President Kennedy opens his speech by establishing credibility, “For I have sworn before you and Almighty God the same solemn oath our forebears prescribed nearly a century and three-quarters ago.” He personalizes his speech in looking forward to the future while using the past as an example, adding that the same innovated views that our ancestors fought are still a concern around the globe and that our rights of man come from the hand of God, not the kindness of the state. Kennedy reminds his fellow Americans that we are the successors of the first revolt and that we must move forward as the new generation of Americans. The president emphasizes our human rights and encourages Americans to defend our freedom because it is a gift from God. Kennedy then exhorts, “Let every nation know, whether it wishes us well or ill, that we shall pay any price, bear any burden, meet any hardship, support any friend, oppose any foe, to assure the survival and the success of liberty.” (19) President Kennedy pledges to veteran allies
Safire discusses how Lincoln used the “Declaration of Independence when stating “that all men are created equal” (Safire 42). Safire continues discussing this same idea in the eighth paragraph to highlight his argument about the image of birth with the wording of the beginning of the “Declaration of Independence.” Safire also discusses how Lincoln, like many other speechwriters, employ other great speakers into their speeches when discussing how Lincoln used Reverend Theodore Parker’s words in the conclusion of his speech, but that “Lincoln, . . ., dropped the ‘alls’ and made the phrase his own” (43). Wood also analyzes Obama’s use of references in his election night speech.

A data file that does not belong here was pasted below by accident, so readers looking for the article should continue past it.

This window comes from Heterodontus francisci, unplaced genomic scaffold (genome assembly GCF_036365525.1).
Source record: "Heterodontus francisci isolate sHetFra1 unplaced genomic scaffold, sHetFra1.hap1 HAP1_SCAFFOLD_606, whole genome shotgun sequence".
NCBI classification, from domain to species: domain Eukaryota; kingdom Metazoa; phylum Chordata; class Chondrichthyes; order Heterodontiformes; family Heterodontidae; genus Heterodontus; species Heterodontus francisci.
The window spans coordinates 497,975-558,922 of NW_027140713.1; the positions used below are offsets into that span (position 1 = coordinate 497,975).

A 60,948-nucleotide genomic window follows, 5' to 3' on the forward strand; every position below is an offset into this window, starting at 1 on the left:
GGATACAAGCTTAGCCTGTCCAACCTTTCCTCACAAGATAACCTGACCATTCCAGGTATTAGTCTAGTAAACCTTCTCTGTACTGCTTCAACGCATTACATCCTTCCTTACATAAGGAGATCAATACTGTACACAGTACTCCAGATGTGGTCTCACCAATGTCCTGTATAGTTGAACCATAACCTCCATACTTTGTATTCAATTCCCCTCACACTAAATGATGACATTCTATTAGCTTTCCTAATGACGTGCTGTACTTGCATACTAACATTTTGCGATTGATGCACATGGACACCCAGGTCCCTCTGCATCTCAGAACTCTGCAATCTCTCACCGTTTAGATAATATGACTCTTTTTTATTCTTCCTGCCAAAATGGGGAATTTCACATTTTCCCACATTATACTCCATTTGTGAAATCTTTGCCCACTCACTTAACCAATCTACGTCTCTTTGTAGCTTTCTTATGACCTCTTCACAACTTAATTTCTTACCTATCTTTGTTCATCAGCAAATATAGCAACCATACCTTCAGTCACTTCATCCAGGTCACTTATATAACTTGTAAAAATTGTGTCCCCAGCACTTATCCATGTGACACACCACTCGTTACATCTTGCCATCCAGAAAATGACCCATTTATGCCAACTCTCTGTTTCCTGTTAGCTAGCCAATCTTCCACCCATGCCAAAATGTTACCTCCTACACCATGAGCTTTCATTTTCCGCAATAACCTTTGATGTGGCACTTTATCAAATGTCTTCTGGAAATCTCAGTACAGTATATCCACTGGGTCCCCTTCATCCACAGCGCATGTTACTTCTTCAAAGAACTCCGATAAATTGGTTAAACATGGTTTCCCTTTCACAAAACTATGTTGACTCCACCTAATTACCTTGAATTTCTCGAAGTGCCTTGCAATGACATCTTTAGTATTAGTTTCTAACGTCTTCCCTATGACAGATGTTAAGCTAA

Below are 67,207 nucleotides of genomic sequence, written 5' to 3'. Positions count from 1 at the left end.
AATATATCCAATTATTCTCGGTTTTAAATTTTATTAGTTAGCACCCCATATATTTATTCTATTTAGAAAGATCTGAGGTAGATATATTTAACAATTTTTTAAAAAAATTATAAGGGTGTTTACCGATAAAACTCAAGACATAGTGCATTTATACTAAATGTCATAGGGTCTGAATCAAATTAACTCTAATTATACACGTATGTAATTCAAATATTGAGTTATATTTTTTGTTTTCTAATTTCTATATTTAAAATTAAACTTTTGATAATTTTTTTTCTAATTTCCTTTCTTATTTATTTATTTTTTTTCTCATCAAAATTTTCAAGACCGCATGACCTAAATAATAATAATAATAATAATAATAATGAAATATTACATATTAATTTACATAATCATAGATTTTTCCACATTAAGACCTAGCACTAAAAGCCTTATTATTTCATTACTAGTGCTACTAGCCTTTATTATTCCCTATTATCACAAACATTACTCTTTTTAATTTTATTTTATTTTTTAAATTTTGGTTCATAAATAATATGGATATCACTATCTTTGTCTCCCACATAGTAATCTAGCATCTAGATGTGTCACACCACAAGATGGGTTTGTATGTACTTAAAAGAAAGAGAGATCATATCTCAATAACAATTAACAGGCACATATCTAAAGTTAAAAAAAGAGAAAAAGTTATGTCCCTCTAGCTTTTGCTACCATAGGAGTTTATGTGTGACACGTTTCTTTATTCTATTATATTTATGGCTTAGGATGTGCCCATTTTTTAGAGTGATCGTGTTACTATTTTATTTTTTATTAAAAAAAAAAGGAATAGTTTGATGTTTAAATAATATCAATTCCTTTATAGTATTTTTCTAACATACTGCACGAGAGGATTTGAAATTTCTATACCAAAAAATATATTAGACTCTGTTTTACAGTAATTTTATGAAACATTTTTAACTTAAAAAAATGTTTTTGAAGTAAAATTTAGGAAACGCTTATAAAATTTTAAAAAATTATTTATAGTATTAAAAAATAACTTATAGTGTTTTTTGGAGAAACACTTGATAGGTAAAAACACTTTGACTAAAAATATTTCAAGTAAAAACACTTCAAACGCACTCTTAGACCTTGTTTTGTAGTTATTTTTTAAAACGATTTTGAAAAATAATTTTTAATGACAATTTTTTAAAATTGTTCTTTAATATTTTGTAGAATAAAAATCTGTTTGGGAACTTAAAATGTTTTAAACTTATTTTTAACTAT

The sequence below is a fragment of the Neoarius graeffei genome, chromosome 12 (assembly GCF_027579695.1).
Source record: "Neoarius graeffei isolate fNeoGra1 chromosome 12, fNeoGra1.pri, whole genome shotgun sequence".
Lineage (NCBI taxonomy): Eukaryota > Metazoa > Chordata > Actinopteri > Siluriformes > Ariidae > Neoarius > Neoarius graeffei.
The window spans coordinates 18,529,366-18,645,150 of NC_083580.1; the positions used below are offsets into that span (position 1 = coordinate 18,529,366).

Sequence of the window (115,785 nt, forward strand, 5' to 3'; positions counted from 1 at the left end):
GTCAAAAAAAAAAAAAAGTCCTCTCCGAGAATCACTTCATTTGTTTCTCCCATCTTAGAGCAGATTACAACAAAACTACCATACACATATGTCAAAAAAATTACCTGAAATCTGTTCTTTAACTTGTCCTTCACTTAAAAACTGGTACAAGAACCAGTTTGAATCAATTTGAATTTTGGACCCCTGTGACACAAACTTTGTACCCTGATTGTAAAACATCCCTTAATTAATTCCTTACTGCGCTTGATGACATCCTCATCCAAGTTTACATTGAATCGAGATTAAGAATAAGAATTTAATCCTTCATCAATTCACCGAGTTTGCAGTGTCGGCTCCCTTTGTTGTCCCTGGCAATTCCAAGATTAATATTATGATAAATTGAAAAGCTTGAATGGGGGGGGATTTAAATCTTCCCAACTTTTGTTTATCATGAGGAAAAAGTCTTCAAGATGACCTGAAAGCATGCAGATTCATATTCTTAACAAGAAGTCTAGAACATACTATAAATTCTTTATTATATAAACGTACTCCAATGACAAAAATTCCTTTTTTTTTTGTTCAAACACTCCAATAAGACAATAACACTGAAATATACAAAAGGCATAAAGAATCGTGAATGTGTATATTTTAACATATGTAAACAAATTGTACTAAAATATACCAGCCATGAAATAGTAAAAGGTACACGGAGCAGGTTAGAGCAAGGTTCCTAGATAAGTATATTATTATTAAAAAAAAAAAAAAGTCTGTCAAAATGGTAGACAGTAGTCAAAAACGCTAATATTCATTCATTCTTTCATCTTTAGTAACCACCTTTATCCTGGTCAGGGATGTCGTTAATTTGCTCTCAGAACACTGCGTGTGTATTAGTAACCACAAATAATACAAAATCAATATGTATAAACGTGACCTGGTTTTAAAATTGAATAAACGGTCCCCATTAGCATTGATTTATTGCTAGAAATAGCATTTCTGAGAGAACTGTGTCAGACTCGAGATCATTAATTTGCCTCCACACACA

Jayla carson English 131 prof. Mclaughin September 18, 2013 King's rhetorical arguement In Martin Luther King's, "I Have A Dream" speech, he uses rhetorical devices to spread his message of equality. Through Ethos, Pathos, and Logos, King presents a well rounded arguement. These rhetorical appeals create a connection between King and his audience. King's connection to the audience comes from his use to pathos. When King says "we cannot walk alone.
So today I tell Barack Obama, congratulations, and it is my hope that you will listen to the leaders of the Conservative movement and take to heart the policies that they promote; policies that have, and will, better America. Yet, though this is his day, one must continue to look at the new President under a scrutinizing
President elects Barack Obama uses a variety of techniques to address and unify his audience. Obamas use of second person, directly making reference of his audience, tonight is your answer...it belongs to you...it cannot happen without you, is cleverly employed to demonstrate the importance of the individual and how his victory and future effort to change America will rely on the efforts of the collective. In the mind of his audience, it is used to make people feel a sense of belonging, having their presence acknowledged. In his speech, Obama makes several intersexual references to inspirational orators of the past. One such example is Martin Luther King, the road ahead will be long...we will get there where Obama creates the sense that it will be a tough, arduous journey ahead of America in undoing the damage done by past leadership.